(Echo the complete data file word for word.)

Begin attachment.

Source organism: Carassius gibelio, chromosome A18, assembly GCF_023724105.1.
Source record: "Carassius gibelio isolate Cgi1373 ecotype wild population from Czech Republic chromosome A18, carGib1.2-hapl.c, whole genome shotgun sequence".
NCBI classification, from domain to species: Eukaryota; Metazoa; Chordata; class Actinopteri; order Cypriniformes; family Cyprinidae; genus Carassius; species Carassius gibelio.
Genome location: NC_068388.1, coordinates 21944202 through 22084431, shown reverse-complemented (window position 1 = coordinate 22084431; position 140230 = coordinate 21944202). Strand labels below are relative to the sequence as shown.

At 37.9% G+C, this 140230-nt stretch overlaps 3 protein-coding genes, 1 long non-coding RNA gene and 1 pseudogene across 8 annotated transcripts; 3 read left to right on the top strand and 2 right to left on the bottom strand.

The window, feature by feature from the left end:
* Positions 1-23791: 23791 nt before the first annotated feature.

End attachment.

Source organism: Carassius gibelio, chromosome A18, assembly GCF_023724105.1.
Source record: "Carassius gibelio isolate Cgi1373 ecotype wild population from Czech Republic chromosome A18, carGib1.2-hapl.c, whole genome shotgun sequence".
NCBI classification, from domain to species: Eukaryota; Metazoa; Chordata; class Actinopteri; order Cypriniformes; family Cyprinidae; genus Carassius; species Carassius gibelio.
Genome location: NC_068388.1, coordinates 21944202 through 22084431, shown reverse-complemented (window position 1 = coordinate 22084431; position 140230 = coordinate 21944202). Strand labels below are relative to the sequence as shown.

At 37.9% G+C, this 140230-nt stretch overlaps 3 protein-coding genes, 1 long non-coding RNA gene and 1 pseudogene across 8 annotated transcripts; 3 read left to right on the top strand and 2 right to left on the bottom strand.

The window, feature by feature from the left end:
* Positions 1-23791: 23791 nt before the first annotated feature.